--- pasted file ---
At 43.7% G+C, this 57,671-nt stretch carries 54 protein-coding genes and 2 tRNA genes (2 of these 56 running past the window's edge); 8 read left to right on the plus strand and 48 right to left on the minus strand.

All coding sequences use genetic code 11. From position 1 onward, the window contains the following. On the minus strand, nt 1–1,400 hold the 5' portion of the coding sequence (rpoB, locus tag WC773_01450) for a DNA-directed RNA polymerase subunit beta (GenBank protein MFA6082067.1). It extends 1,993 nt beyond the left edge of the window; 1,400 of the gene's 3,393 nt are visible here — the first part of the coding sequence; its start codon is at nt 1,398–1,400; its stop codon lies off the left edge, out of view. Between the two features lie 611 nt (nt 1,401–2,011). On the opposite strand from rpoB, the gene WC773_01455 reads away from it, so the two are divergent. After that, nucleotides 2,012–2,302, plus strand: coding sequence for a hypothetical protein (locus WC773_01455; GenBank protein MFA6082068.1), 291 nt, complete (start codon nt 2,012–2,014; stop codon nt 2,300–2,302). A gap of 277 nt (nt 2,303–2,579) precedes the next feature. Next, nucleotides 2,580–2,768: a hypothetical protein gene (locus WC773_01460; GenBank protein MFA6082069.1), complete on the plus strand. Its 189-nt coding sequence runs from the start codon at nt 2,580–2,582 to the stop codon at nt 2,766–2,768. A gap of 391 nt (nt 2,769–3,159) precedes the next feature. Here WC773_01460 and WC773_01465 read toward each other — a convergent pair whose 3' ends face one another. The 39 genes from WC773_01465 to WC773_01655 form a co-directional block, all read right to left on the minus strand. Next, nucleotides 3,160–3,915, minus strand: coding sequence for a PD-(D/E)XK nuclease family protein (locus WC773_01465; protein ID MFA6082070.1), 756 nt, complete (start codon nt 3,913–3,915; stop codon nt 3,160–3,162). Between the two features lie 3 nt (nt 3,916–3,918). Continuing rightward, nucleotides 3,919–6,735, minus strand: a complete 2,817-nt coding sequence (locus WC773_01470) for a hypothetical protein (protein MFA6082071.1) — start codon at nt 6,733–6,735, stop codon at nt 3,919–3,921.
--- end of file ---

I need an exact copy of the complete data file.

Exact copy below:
At 43.7% G+C, this 57,671-nt stretch carries 54 protein-coding genes and 2 tRNA genes (2 of these 56 running past the window's edge); 8 read left to right on the plus strand and 48 right to left on the minus strand.

All coding sequences use genetic code 11. From position 1 onward, the window contains the following. On the minus strand, nt 1–1,400 hold the 5' portion of the coding sequence (rpoB, locus tag WC773_01450) for a DNA-directed RNA polymerase subunit beta (GenBank protein MFA6082067.1). It extends 1,993 nt beyond the left edge of the window; 1,400 of the gene's 3,393 nt are visible here — the first part of the coding sequence; its start codon is at nt 1,398–1,400; its stop codon lies off the left edge, out of view. Between the two features lie 611 nt (nt 1,401–2,011). On the opposite strand from rpoB, the gene WC773_01455 reads away from it, so the two are divergent. After that, nucleotides 2,012–2,302, plus strand: coding sequence for a hypothetical protein (locus WC773_01455; GenBank protein MFA6082068.1), 291 nt, complete (start codon nt 2,012–2,014; stop codon nt 2,300–2,302). A gap of 277 nt (nt 2,303–2,579) precedes the next feature. Next, nucleotides 2,580–2,768: a hypothetical protein gene (locus WC773_01460; GenBank protein MFA6082069.1), complete on the plus strand. Its 189-nt coding sequence runs from the start codon at nt 2,580–2,582 to the stop codon at nt 2,766–2,768. A gap of 391 nt (nt 2,769–3,159) precedes the next feature. Here WC773_01460 and WC773_01465 read toward each other — a convergent pair whose 3' ends face one another. The 39 genes from WC773_01465 to WC773_01655 form a co-directional block, all read right to left on the minus strand. Next, nucleotides 3,160–3,915, minus strand: coding sequence for a PD-(D/E)XK nuclease family protein (locus WC773_01465; protein ID MFA6082070.1), 756 nt, complete (start codon nt 3,913–3,915; stop codon nt 3,160–3,162). Between the two features lie 3 nt (nt 3,916–3,918). Continuing rightward, nucleotides 3,919–6,735, minus strand: a complete 2,817-nt coding sequence (locus WC773_01470) for a hypothetical protein (protein MFA6082071.1) — start codon at nt 6,733–6,735, stop codon at nt 3,919–3,921.